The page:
On December 6, 1951, after inspecting 40 cities around the country,
the Lily Tulip Corporation chose Springfield as the site of their
new manufacturing plant. The company would build a $4 million plant
at 1100 North Glenstone that would initially employ 500 to 600 persons.
This was the first major manufacturer to choose Springfield as its
location, followed by Kraft, Dayco, Zenith, Royal-McBee and Litton.
The plant was dedicated June 12, 1952. Many features of the building
were designed and adapted according to the materials available in
the Springfield area. The building is an outer layer of red brick
along the 1000-foot structure, with an inner layer of structural
tile, separated by a one-inch air space for insulation. The roof
was made of gypsum and lightweight "aggregate" pumped into place
while in a liquid state. Notice the prominent Lily cup at the front
of the building, proudly demonstrating what the factory creates.
A group of local boosters, including C. Arch Bay, were credited
with enticing Lily-Tulip to build in Springfield. They provided
a piece of prime real estate on Route 66, across from what was then
the O'Reilly Army Hospital (now Evangel University) and took the Lily-Tulip officials on a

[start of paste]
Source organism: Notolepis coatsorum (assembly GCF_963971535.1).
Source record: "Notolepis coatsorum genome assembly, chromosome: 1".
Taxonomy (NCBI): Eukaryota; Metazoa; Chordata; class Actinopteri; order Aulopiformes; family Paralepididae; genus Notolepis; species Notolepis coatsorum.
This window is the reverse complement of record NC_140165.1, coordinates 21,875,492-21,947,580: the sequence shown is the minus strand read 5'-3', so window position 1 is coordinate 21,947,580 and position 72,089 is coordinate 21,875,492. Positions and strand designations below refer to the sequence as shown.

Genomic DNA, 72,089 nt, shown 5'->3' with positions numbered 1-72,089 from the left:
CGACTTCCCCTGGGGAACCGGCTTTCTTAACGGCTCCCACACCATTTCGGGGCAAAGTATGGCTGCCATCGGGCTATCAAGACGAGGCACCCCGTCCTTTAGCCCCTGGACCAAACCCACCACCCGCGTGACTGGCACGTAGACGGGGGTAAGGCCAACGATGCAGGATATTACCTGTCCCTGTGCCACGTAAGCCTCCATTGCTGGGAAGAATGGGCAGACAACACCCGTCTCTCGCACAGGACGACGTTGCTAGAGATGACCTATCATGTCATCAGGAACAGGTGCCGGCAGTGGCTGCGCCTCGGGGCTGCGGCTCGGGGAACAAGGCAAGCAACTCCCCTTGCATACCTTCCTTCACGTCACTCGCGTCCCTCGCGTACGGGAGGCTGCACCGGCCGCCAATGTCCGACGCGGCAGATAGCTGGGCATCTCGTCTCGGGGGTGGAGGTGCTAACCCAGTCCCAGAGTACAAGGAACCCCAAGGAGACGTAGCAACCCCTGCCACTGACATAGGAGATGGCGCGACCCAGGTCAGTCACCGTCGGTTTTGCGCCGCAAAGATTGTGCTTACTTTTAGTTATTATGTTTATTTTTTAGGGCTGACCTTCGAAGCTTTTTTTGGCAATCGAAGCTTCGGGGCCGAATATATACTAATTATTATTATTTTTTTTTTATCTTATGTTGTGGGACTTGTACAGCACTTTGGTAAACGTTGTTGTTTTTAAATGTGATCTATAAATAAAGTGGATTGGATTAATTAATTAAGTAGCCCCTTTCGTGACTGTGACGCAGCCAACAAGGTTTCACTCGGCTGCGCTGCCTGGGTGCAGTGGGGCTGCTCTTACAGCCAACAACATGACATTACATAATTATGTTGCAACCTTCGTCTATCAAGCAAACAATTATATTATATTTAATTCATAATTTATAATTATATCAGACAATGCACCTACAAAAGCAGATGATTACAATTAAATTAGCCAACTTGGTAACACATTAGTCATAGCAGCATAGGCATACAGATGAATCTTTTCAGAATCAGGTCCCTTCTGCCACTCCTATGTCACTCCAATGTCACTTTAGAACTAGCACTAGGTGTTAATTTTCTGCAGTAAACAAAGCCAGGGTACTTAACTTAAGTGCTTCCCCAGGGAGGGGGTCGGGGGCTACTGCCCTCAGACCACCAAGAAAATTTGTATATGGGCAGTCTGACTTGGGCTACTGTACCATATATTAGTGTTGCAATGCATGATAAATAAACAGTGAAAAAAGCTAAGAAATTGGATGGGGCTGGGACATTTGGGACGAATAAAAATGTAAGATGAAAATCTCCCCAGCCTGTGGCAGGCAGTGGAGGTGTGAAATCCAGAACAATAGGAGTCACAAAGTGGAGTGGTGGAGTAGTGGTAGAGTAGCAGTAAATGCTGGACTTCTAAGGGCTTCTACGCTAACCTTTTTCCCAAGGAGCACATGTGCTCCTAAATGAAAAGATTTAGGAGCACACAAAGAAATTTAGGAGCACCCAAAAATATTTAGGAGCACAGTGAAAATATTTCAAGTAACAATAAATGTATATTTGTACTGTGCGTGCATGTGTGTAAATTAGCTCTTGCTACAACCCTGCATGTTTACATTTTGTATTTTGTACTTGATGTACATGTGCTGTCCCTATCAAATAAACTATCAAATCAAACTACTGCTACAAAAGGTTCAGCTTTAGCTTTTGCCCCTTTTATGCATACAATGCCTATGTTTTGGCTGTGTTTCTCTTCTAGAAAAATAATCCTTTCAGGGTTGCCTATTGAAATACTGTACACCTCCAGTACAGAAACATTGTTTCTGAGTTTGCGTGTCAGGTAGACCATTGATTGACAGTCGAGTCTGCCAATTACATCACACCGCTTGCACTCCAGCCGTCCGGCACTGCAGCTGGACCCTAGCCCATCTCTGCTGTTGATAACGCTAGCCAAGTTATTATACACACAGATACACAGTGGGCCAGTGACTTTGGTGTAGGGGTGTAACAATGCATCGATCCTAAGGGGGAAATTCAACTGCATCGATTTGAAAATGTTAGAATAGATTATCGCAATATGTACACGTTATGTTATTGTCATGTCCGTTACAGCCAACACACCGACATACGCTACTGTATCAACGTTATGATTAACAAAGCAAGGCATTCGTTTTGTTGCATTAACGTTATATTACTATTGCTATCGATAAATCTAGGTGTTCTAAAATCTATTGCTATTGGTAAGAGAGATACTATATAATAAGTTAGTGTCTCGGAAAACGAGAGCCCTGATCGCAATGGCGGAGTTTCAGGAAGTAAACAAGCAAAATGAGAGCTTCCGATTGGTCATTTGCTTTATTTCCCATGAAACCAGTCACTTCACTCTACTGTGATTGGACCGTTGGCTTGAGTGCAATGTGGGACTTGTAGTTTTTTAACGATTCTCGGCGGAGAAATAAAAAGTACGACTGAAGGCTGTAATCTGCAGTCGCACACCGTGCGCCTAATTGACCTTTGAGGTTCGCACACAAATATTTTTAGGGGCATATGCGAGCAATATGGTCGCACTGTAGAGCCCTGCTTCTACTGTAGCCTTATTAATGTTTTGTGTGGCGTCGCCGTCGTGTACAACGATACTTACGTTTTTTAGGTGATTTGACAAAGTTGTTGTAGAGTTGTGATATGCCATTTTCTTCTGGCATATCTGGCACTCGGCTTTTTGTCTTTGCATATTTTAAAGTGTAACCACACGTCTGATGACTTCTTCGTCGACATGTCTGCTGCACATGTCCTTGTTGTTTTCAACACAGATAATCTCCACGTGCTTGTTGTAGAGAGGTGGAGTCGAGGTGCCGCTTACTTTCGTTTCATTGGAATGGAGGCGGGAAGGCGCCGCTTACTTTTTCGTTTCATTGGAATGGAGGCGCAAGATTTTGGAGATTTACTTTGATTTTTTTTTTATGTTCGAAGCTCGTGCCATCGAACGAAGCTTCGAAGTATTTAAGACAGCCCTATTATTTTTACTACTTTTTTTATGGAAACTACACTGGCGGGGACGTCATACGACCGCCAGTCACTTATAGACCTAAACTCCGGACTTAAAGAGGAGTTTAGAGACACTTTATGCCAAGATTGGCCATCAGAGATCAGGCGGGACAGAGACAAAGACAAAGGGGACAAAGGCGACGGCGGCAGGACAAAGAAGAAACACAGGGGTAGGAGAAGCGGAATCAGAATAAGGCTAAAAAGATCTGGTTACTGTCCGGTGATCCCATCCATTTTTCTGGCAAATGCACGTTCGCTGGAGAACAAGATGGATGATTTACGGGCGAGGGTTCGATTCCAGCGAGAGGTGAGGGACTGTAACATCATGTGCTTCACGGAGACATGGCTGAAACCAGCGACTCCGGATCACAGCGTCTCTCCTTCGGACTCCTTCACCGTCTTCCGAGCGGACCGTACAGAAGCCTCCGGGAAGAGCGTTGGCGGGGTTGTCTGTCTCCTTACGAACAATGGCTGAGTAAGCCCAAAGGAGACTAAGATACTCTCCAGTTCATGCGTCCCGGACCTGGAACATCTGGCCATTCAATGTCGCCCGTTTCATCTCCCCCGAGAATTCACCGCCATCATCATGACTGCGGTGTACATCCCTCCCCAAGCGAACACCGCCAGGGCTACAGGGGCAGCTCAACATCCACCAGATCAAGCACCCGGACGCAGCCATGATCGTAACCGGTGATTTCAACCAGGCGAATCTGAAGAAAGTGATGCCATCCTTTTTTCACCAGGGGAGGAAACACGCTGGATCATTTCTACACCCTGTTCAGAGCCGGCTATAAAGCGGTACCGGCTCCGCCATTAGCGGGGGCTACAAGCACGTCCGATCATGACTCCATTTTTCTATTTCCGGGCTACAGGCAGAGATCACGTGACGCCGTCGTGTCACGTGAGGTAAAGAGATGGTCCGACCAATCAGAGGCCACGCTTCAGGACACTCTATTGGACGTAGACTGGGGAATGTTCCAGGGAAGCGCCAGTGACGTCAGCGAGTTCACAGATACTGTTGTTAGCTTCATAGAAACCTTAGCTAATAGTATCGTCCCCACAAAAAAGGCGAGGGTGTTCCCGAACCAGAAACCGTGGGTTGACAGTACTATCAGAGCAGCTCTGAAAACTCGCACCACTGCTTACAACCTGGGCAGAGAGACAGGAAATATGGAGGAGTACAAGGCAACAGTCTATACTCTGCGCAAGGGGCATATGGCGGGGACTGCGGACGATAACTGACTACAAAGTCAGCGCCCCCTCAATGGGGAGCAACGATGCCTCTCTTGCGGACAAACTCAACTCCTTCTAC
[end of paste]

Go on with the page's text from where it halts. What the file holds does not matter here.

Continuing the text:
tour of the Ozarks, including the Bull Shoals Dam and the School
of the Ozarks in Point Lookout, Missouri. The corporation also sent
a man to go "undercover" and talk with individuals living in Springfield
to see how they felt about their city. The results encouraged them
to locate the plant here. In 1968 the Springfield plant was sold
to Owens-Illinois and became Owens-Illinois' Lily Division. In 1981,
at which time the plant employed 1,200 workers, the plant was sold
again, this time to a newly formed company which took the Lily-Tulip
name. Thus it became the Lily-Tulip Corporation again. Fort Howard
owned the company briefly in 1988. In 1989 the manufacturer became
Sweetheart Cup Company, the name it still bears. It remains one
of Springfield's largest manufacturing firms.